New research from the Mount Sinai Health System identified potential genetic and cellular predictors of immunotherapy response to treatment for metastatic bladder cancer.
The investigators aimed to identify the molecular and cellular features linked to resistance to PD-1/PD-L1 blockade for treating metastatic urothelial cancer. Researchers analyzed bulk RNA sequencing data from two clinical trials of immunotherapeutic agents targeting PD-1/PD-L1. These data were compared to generated single-cell RNA sequencing data from bladder cancer specimens.
The team was able to identify two gene signatures associated with immunotherapy resistance: one which triggered an adaptive immunity response and was associated with improved outcomes, and a second that was associated with pro-tumorigenic inflammation and treatment resistance. The ratio of adaptive immunity to pro-tumorigenic inflammation was titled “2IR” by the researchers and was found to be predictive of clinical outcomes.
“If the tumor microenvironment is weighted more toward adaptive immunity, there’s a better chance of positive outcomes from immunotherapy,” said senior author Matthew Galsky, MD, Professor of Medicine at the Icahn School of Medicine at Mount Sinai, via a press release. “On the other hand, if the tumor microenvironment is leaning toward pro-tumorigenic inflammation, then PD-1/PD-L1 checkpoint inhibitors alone are unlikely to be successful, and new combination approaches may be needed.”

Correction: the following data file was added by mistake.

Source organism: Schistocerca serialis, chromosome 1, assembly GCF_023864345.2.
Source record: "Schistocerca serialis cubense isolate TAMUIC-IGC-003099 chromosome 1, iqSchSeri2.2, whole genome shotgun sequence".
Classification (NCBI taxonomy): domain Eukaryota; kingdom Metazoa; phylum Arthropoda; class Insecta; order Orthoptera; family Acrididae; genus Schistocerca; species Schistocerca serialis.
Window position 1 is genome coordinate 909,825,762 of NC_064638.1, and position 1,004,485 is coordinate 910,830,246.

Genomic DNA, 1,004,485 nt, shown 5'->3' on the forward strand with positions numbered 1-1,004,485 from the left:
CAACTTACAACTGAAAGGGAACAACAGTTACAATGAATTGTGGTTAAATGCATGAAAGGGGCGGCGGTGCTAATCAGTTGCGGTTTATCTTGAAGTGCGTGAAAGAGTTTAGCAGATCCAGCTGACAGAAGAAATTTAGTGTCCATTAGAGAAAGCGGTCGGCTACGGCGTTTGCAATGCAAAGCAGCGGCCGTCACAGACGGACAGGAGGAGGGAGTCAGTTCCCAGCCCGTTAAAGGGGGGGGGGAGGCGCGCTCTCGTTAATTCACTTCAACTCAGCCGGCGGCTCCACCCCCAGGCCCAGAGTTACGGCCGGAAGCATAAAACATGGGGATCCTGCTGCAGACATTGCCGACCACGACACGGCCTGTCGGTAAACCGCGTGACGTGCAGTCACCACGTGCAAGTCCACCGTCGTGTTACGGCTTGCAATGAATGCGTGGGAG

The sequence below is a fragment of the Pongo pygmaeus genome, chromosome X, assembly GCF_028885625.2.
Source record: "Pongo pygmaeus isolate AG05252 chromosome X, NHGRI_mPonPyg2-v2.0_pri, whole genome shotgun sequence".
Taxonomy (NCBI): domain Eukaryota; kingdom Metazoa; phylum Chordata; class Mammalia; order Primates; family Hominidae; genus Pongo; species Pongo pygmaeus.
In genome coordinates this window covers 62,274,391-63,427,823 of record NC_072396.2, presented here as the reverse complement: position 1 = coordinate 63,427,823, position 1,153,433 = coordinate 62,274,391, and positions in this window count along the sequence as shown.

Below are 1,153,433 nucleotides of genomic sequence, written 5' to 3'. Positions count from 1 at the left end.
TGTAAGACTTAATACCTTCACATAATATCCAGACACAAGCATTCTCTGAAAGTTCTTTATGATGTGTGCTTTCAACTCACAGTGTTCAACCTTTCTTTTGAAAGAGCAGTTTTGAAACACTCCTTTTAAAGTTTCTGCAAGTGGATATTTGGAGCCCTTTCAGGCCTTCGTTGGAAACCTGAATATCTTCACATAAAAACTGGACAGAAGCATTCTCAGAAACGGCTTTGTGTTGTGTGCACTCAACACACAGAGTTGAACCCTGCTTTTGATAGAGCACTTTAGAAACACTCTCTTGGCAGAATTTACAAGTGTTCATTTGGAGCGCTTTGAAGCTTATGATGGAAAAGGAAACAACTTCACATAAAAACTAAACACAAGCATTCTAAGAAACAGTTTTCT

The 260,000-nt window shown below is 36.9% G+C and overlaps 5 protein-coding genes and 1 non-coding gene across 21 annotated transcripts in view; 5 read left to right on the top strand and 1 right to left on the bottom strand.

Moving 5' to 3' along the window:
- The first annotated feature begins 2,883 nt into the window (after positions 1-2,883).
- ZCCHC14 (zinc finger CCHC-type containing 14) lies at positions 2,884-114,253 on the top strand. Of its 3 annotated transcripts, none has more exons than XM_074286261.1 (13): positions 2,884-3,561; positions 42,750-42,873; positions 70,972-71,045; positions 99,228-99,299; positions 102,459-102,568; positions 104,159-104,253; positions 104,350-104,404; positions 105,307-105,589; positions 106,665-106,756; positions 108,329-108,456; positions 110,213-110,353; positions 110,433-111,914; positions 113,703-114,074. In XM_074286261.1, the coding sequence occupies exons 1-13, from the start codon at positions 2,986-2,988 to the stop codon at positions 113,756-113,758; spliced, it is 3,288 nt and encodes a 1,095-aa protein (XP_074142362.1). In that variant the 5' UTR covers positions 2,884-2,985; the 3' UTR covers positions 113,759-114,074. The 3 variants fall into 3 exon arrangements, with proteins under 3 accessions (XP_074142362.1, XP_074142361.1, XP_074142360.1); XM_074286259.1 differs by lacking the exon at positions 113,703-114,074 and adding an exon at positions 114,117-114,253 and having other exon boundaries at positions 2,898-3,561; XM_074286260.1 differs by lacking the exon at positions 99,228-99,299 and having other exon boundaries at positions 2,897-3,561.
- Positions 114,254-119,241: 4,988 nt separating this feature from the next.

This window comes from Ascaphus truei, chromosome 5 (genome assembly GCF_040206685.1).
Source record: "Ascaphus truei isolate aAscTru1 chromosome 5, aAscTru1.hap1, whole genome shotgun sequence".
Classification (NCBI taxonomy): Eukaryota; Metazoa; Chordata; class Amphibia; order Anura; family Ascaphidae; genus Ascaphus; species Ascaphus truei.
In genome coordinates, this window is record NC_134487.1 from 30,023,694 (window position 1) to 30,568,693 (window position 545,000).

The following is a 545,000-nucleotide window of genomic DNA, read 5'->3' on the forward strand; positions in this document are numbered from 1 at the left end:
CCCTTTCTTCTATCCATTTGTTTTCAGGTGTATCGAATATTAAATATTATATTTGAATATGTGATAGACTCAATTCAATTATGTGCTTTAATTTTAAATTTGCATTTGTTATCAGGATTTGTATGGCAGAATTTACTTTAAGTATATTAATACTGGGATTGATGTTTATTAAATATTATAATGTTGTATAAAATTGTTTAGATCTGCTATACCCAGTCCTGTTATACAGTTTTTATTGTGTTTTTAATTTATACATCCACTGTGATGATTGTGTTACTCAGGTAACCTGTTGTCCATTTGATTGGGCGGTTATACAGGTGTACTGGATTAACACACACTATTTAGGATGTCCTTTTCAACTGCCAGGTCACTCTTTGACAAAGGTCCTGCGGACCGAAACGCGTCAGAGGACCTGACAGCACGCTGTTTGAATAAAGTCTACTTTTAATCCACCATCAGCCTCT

In addition, the researchers also identified a specific subset of white blood cells, myeloid phagocytic cells, that triggered this pro-tumorigenic inflammation, which may serve as prospective therapeutic targets for novel agents to combat this resistance mechanism.
“These findings enabled us to identify potential biomarkers in patients who are less likely to respond favorably to immune checkpoint inhibitors, as well as new combination therapeutic approaches that might overcome such resistance in those patients,” said Dr. Galsky.
Findings from this study were published in Clinical Cancer Research.